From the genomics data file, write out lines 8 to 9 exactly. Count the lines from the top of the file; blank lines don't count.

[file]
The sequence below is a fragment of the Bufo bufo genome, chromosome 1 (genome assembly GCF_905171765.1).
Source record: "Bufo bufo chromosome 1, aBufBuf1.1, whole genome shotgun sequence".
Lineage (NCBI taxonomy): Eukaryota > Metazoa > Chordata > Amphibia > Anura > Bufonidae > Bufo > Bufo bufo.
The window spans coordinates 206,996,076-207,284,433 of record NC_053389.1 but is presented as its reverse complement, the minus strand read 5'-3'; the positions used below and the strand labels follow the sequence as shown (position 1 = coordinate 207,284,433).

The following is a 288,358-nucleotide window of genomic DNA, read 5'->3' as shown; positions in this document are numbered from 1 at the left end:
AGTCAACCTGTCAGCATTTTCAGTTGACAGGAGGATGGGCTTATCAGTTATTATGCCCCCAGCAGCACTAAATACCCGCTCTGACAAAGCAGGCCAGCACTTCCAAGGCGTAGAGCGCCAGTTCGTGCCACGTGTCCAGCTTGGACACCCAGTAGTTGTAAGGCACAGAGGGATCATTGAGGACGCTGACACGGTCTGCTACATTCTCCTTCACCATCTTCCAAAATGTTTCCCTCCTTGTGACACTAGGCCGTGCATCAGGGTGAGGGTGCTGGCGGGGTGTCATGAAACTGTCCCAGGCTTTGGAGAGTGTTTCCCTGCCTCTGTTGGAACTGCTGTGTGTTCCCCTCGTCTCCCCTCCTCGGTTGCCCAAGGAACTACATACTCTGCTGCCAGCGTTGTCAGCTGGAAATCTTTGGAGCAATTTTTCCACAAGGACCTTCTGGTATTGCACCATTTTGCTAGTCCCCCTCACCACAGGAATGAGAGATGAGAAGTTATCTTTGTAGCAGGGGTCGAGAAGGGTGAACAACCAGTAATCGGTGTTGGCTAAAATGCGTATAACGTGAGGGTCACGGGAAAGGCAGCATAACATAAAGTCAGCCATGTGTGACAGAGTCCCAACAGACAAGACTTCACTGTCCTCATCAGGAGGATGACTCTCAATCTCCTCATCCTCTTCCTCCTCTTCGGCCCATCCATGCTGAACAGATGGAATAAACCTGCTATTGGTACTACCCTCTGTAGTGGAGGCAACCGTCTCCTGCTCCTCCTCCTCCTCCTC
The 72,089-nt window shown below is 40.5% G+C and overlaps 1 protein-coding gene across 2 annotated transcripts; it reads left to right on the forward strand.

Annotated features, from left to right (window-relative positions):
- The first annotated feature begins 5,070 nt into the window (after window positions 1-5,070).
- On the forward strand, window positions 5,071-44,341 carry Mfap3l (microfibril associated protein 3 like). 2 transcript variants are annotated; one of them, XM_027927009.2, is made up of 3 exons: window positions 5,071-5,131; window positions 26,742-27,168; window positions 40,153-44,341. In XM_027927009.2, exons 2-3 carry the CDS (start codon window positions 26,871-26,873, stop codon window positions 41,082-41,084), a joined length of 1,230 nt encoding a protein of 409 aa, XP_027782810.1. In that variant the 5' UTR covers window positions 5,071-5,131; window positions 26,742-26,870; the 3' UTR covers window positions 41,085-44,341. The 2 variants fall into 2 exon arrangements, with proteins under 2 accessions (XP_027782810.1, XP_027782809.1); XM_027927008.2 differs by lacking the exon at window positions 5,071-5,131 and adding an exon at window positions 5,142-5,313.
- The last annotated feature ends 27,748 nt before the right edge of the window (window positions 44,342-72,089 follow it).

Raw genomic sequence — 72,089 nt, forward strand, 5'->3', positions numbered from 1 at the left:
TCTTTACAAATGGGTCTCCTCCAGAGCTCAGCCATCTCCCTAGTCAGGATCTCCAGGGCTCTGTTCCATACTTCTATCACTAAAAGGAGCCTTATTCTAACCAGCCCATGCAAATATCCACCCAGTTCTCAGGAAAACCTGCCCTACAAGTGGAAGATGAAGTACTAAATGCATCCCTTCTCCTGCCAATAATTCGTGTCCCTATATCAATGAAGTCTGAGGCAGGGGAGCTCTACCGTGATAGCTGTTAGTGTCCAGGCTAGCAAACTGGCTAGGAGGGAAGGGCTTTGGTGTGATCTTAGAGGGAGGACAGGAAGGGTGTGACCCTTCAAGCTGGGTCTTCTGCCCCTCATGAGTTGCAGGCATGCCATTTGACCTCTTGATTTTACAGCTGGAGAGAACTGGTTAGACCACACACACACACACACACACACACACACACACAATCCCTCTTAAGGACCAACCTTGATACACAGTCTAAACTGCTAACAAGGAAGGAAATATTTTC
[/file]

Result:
Annotated features, from left to right (window-relative positions):
- The first annotated feature begins 5,070 nt into the window (after window positions 1-5,070).